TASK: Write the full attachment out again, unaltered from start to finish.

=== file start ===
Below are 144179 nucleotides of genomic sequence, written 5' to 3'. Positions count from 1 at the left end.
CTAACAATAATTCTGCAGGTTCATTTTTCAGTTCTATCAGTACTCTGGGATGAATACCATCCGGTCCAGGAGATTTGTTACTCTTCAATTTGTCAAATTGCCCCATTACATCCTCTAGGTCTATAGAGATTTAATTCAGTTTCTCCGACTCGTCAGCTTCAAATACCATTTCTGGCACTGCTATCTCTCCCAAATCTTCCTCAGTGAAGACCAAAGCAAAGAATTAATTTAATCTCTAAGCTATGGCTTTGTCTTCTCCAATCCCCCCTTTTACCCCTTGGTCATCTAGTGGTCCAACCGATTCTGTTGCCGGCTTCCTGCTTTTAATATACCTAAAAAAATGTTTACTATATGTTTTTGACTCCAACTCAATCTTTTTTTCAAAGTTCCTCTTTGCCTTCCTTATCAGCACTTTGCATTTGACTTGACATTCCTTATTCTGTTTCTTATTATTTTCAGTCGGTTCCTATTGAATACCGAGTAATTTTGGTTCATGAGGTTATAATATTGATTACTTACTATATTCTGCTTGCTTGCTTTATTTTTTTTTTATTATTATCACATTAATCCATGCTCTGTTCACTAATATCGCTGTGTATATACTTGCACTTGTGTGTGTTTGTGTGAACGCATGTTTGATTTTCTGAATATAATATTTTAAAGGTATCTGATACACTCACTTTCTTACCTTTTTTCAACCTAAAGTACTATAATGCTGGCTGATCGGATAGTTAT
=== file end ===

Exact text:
Below are 144179 nucleotides of genomic sequence, written 5' to 3'. Positions count from 1 at the left end.
CTAACAATAATTCTGCAGGTTCATTTTTCAGTTCTATCAGTACTCTGGGATGAATACCATCCGGTCCAGGAGATTTGTTACTCTTCAATTTGTCAAATTGCCCCATTACATCCTCTAGGTCTATAGAGATTTAATTCAGTTTCTCCGACTCGTCAGCTTCAAATACCATTTCTGGCACTGCTATCTCTCCCAAATCTTCCTCAGTGAAGACCAAAGCAAAGAATTAATTTAATCTCTAAGCTATGGCTTTGTCTTCTCCAATCCCCCCTTTTACCCCTTGGTCATCTAGTGGTCCAACCGATTCTGTTGCCGGCTTCCTGCTTTTAATATACCTAAAAAAATGTTTACTATATGTTTTTGACTCCAACTCAATCTTTTTTTCAAAGTTCCTCTTTGCCTTCCTTATCAGCACTTTGCATTTGACTTGACATTCCTTATTCTGTTTCTTATTATTTTCAGTCGGTTCCTATTGAATACCGAGTAATTTTGGTTCATGAGGTTATAATATTGATTACTTACTATATTCTGCTTGCTTGCTTTATTTTTTTTTTATTATTATCACATTAATCCATGCTCTGTTCACTAATATCGCTGTGTATATACTTGCACTTGTGTGTGTTTGTGTGAACGCATGTTTGATTTTCTGAATATAATATTTTAAAGGTATCTGATACACTCACTTTCTTACCTTTTTTCAACCTAAAGTACTATAATGCTGGCTGATCGGATAGTTAT